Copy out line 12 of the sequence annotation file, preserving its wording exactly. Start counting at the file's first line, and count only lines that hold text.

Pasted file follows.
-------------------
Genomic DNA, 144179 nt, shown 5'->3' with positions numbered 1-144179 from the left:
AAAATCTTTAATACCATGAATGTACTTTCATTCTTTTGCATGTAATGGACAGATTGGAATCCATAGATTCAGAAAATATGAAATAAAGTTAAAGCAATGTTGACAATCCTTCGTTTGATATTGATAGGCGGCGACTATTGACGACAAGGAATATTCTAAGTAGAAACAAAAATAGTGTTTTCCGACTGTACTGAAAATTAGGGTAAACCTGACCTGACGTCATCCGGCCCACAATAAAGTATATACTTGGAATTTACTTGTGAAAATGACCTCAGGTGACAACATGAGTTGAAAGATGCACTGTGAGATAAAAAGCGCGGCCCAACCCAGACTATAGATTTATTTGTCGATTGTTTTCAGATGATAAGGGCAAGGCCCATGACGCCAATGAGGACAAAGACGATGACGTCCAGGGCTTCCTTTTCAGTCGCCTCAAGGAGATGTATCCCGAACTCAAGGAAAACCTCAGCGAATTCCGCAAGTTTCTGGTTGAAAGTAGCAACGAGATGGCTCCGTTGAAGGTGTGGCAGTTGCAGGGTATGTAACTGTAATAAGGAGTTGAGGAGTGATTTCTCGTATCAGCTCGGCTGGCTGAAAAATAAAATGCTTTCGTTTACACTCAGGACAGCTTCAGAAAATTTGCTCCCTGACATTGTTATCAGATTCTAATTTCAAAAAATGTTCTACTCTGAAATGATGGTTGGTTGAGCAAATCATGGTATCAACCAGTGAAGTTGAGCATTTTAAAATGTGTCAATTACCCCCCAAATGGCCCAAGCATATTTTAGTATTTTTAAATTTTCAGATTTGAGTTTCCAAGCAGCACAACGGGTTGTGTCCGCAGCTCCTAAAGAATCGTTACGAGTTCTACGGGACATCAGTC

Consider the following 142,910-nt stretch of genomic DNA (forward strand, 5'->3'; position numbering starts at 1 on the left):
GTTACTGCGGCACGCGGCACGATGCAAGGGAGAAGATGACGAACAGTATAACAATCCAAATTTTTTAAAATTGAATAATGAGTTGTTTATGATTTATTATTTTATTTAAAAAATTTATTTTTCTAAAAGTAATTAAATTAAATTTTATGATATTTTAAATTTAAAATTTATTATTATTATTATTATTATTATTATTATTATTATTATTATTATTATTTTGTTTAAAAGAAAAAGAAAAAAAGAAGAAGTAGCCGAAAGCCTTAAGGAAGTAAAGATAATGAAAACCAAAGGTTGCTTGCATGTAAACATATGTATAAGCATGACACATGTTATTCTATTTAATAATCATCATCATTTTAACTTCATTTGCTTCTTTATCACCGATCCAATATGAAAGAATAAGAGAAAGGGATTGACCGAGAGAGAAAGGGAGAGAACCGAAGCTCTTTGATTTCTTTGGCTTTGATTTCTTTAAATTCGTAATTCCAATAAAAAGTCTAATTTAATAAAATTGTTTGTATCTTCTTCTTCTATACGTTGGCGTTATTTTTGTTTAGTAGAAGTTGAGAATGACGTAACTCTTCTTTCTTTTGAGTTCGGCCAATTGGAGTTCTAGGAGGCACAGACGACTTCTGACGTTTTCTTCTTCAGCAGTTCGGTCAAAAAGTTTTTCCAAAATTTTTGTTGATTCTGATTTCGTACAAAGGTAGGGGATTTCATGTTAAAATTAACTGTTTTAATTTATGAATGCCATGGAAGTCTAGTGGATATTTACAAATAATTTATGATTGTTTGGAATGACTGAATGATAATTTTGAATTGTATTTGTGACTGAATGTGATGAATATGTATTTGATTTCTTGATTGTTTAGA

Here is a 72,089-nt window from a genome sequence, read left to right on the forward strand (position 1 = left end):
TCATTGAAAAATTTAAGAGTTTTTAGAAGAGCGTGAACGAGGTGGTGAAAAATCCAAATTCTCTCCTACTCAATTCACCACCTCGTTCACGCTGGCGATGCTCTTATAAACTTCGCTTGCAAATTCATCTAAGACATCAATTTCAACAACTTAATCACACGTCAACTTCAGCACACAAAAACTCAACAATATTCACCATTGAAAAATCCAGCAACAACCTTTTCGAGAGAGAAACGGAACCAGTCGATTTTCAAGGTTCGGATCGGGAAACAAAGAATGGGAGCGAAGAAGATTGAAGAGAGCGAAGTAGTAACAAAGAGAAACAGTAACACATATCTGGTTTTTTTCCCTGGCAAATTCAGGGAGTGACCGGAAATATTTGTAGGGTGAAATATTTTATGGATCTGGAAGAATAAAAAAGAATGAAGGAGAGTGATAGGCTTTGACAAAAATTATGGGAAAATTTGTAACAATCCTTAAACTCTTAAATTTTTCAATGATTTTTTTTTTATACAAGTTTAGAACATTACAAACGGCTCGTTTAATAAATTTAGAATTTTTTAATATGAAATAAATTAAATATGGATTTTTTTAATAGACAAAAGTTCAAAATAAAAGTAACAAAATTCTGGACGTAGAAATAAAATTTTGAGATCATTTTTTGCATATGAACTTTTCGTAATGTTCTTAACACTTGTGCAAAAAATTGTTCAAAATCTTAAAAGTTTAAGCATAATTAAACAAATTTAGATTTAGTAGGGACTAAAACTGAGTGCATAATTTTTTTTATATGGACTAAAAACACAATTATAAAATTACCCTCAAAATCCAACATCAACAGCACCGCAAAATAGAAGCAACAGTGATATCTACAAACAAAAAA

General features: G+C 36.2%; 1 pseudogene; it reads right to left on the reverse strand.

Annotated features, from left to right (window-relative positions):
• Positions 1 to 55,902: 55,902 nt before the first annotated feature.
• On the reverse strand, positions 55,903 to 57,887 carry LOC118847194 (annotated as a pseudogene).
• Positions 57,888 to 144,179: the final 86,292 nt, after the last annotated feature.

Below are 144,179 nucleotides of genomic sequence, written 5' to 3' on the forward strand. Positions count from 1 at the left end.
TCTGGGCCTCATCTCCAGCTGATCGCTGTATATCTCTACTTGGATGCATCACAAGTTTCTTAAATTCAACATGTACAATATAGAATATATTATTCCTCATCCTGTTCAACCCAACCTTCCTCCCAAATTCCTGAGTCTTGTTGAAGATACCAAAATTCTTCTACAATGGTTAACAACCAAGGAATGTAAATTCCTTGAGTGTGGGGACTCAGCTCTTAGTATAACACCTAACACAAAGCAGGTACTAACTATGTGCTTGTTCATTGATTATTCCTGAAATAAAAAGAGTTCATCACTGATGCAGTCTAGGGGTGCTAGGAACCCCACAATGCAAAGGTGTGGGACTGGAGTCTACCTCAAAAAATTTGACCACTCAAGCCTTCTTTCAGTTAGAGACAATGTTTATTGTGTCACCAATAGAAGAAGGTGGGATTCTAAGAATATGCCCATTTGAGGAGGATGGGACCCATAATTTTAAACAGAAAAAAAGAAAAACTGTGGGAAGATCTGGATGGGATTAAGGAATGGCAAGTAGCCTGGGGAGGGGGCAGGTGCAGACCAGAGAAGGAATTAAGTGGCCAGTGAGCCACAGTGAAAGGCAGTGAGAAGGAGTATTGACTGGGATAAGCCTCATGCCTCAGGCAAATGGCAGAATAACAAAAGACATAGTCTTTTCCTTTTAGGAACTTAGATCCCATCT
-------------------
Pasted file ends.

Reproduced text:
Below are 144,179 nucleotides of genomic sequence, written 5' to 3' on the forward strand. Positions count from 1 at the left end.